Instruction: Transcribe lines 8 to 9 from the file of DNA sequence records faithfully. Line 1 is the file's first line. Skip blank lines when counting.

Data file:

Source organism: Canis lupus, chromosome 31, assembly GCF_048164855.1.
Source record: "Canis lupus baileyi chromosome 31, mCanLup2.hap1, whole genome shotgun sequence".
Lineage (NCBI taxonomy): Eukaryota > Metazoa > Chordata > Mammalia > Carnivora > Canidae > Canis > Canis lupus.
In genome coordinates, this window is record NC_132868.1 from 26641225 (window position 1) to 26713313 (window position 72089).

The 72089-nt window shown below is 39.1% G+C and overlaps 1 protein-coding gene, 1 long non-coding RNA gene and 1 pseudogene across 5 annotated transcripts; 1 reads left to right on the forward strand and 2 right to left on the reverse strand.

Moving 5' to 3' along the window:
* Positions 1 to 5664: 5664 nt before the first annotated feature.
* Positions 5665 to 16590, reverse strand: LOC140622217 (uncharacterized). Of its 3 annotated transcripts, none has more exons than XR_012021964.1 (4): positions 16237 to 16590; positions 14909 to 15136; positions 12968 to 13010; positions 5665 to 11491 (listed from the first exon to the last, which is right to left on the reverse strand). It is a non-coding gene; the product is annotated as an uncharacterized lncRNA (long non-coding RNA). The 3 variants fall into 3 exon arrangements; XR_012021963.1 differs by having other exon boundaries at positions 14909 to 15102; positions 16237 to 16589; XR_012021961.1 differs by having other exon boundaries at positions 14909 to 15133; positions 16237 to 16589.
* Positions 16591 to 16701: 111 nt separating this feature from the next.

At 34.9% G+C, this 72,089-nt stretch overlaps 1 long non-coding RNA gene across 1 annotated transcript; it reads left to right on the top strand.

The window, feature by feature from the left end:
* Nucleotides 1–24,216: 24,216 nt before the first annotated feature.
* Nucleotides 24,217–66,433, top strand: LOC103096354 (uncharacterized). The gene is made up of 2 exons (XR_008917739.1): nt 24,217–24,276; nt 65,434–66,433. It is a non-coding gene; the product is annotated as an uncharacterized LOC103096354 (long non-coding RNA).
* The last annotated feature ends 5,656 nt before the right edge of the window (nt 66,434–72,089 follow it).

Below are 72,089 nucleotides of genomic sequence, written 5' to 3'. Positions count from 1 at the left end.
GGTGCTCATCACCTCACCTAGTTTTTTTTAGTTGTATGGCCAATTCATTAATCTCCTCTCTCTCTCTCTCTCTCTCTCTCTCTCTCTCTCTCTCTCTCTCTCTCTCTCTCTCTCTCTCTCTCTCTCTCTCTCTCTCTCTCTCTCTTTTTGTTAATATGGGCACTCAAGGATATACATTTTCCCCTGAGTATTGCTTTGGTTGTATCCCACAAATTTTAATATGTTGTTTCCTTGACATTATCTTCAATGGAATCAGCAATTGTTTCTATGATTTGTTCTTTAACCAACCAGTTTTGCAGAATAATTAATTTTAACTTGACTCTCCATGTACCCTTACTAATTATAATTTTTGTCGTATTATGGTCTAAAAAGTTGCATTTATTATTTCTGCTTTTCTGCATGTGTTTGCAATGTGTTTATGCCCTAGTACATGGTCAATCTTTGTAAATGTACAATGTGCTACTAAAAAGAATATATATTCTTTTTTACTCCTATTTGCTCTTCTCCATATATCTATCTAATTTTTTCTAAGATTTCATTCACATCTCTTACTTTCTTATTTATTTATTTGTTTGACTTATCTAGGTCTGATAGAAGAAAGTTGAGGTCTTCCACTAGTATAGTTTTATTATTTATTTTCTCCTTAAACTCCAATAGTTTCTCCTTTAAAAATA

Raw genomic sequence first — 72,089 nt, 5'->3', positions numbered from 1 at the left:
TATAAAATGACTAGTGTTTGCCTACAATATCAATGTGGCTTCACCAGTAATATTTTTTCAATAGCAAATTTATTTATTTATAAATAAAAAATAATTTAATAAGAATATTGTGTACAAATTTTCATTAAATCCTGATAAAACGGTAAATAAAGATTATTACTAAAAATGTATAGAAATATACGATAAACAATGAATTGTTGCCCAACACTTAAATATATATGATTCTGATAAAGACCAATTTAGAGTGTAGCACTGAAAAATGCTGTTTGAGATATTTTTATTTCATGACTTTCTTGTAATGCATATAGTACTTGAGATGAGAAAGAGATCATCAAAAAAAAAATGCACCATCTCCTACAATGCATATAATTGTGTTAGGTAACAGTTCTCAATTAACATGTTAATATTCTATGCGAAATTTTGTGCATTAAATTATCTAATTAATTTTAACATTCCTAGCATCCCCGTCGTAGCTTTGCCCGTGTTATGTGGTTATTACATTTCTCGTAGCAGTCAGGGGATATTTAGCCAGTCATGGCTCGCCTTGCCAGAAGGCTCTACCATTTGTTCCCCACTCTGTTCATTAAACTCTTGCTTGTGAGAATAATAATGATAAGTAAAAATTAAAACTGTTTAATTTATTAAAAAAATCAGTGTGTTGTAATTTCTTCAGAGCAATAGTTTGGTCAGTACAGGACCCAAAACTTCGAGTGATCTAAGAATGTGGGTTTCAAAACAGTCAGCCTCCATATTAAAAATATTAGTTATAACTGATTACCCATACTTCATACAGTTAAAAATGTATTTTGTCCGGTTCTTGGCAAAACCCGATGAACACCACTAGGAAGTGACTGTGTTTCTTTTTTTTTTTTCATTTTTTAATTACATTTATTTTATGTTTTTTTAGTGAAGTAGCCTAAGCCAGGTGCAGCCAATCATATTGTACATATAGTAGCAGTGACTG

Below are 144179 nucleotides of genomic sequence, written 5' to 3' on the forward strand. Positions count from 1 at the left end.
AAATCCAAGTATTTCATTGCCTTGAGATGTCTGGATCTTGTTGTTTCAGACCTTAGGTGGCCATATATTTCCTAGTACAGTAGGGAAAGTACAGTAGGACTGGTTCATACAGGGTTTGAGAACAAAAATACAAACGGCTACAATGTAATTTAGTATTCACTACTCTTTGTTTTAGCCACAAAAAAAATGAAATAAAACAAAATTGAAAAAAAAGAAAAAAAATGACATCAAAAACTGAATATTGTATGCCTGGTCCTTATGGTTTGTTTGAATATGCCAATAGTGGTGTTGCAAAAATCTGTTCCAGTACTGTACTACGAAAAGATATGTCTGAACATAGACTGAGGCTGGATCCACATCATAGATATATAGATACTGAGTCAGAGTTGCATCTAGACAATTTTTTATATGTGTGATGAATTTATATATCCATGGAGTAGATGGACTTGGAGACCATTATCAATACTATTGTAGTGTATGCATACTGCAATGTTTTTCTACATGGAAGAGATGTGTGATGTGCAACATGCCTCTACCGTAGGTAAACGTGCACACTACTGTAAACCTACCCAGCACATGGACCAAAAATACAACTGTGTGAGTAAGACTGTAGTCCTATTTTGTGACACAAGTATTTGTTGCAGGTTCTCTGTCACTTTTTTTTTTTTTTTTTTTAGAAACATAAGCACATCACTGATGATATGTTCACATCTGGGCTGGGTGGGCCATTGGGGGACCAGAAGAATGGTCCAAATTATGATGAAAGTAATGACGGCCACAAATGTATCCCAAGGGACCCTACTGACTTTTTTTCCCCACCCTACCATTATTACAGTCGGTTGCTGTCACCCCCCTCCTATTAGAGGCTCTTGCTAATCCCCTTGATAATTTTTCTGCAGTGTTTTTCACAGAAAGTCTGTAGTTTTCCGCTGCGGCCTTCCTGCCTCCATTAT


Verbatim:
* Positions 5665 to 16590, reverse strand: LOC140622217 (uncharacterized). Of its 3 annotated transcripts, none has more exons than XR_012021964.1 (4): positions 16237 to 16590; positions 14909 to 15136; positions 12968 to 13010; positions 5665 to 11491 (listed from the first exon to the last, which is right to left on the reverse strand). It is a non-coding gene; the product is annotated as an uncharacterized lncRNA (long non-coding RNA). The 3 variants fall into 3 exon arrangements; XR_012021963.1 differs by having other exon boundaries at positions 14909 to 15102; positions 16237 to 16589; XR_012021961.1 differs by having other exon boundaries at positions 14909 to 15133; positions 16237 to 16589.
* Positions 16591 to 16701: 111 nt separating this feature from the next.